Folsom & Pine Farm
The year was 1962. JFK was President, the average income was less than $6,000 a year, a loaf a bread set you back 20¢, the great Johnny Carson began his run as host of The Tonight Show, kids were twisting to Chubby Checker’s chart topping hit, and production of my mother-in-law’s first car, the Triumph Spitfire, started in England. Amongst it all, Gene and Norma Ehmann purchased a modest 60 acres of land in Central Ohio, and despite the known obstacles, became farmers. They began building a business that not only supported their children, but helped foster a community of people. Little did they know that over fifty years after starting their family farm, Ehmann and Sons, their grandson would follow in their footsteps on the same soil they still call home.
In the 1960s, American farms bore the burden of excessive operating costs, while the prices of crops continued to plummet. As many farmers were struggling to make ends meet, the Ehmann’s chose to foster a land rich with a variety of edibles in order to diversify. They sold the fruits of their labor straight to their consumers as well as to the popular super markets of the area - A&P and Super Duper. They listened to those that lived within their community, and were always adapting to the demands of their extended friends and family. When asked for starter plants, they built a small stand and start selling their popular tomato starts directly to their customers. The mid-70s introduced tax breaks for big agriculture which made it difficult for small family farms like Gene and Norma’s to compete, but they didn’t give up. Intuitively recognizing that customers were spending more of their hard earned money on landscaping their residences, they began building greenhouses to shelter a new business sector, selling a mix of edibles and bedding plants until eventually the big box stores nibbled away at their family business, and in 2013 there was no choice but to close their doors. Determined that the shutdown of his family’s business was not going to be permanent, one of the Ehmann’s grandsons reopened the doors less than a year ago today.
At Folsom & Pine Farm I was introduced to the next generation of owners Jeremy Priwer and Lori Fry. Jeremy explained how when he learned of the hardships of his grandparent’s farm, he sat down with his business partner Lori to figure out how to save their legacy. Both passionate about food, their plan was to take the over 90,000 sq ft of greenhouse space and focus on producing a vast variety of edibles, while still offering a selection of annual bedding plants. The advantage of utilizing the existing 27 structures meant Jeremy and Lori could offer produce all year long; a concept that has already appealed to various chefs around Central Ohio. In fact, their hope is to offer chefs quality ingredients on a consistent basis, and maybe even kick off some new trends with new varieties of edibles not currently grown in Central Ohio. During my visit, I toured the #7 greenhouse, where 95% of their plants start from seed, and it was bursting with life. This year Jeremy and Lori plan on offering over 47 varieties of tomatoes, 35 types of peppers, micro greens, numerous herbs, lots of fresh vegetables, and plenty of annuals.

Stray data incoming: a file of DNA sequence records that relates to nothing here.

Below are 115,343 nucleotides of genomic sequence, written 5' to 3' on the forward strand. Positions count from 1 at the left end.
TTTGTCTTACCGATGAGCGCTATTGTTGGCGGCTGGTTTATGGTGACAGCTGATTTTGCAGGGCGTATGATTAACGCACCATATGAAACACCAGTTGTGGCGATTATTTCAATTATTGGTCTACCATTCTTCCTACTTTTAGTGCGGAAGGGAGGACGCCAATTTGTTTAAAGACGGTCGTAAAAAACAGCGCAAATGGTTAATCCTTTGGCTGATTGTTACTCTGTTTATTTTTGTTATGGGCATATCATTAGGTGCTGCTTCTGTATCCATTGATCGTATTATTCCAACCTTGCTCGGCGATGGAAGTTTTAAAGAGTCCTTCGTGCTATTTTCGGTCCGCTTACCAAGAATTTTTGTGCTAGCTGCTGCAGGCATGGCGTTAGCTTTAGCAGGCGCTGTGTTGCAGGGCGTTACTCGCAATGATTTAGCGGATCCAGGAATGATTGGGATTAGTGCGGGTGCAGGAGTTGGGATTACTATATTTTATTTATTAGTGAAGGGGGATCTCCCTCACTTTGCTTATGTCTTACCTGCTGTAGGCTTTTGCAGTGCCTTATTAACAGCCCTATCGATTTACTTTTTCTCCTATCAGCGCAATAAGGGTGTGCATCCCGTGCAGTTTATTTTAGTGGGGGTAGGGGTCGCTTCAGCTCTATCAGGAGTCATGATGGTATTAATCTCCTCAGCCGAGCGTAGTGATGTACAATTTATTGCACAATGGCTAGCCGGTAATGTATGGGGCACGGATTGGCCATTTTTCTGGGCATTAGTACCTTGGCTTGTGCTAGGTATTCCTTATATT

Today, Folsom & Pine is a young business with a promising future. Although a portion of their property contains a brick and mortar space, they are not interested in being known as a typical garden center. It is important to Jeremy and Lori to keep their community engaged and educated about where their food comes from. With plans that include, but are not limited to; educational gardens, hosting events such as farm-to-table dinners, and offering cooking and canning classes, Folsom & Pine will stand out from the crowd with such enticing offerings. Besides visiting their location just southwest of Columbus, you can find their produce at the Clintonville and Worthington farmers markets, Celebrate Local at Easton, The Hills Market in Worthington as well as numerous restaurants around Columbus including The Sycamore, Harvest Pizzeria, Harvest Kitchen + Bar, Ella Restaurant + Bar, Spagio, and some of the Columbus Food League establishments. Folsom & Pine may have a new name and new offering of delicious and nutritious edibles, but the old principles of Gene and Norma are still visible; creating a sense of community and bringing people together through food. There is something about taking a trip into the past that makes you appreciate the present.
The Folsom & Pine Micro Greens (pictured left) traveled 15 miles to Columbus, while it is unknown where the micro greens pictured right were grown, they traveled 2,226 miles to Columbus from a processing center in Monrovia, California.
ReferencesFarm Bureau: Historical Highlights, 1919 – 1994
Micro Greens & Beans
This recipe is a twist on traditional Italian greens and beans using Folsom & Pine Spicy Mix Micro Greens.
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